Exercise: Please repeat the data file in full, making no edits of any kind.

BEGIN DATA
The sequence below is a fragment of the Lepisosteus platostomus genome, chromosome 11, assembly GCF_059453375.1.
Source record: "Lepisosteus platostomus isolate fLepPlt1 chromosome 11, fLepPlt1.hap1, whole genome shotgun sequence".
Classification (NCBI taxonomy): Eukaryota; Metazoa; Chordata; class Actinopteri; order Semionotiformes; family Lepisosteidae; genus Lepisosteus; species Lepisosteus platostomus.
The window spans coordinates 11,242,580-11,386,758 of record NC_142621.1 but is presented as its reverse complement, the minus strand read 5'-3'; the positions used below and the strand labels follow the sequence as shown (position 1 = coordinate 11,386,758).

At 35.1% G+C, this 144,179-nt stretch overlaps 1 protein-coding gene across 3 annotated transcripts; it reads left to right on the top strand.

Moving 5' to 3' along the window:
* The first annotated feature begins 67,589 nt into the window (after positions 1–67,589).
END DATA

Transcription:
The sequence below is a fragment of the Lepisosteus platostomus genome, chromosome 11, assembly GCF_059453375.1.
Source record: "Lepisosteus platostomus isolate fLepPlt1 chromosome 11, fLepPlt1.hap1, whole genome shotgun sequence".
Classification (NCBI taxonomy): Eukaryota; Metazoa; Chordata; class Actinopteri; order Semionotiformes; family Lepisosteidae; genus Lepisosteus; species Lepisosteus platostomus.
The window spans coordinates 11,242,580-11,386,758 of record NC_142621.1 but is presented as its reverse complement, the minus strand read 5'-3'; the positions used below and the strand labels follow the sequence as shown (position 1 = coordinate 11,386,758).

At 35.1% G+C, this 144,179-nt stretch overlaps 1 protein-coding gene across 3 annotated transcripts; it reads left to right on the top strand.

Moving 5' to 3' along the window:
* The first annotated feature begins 67,589 nt into the window (after positions 1–67,589).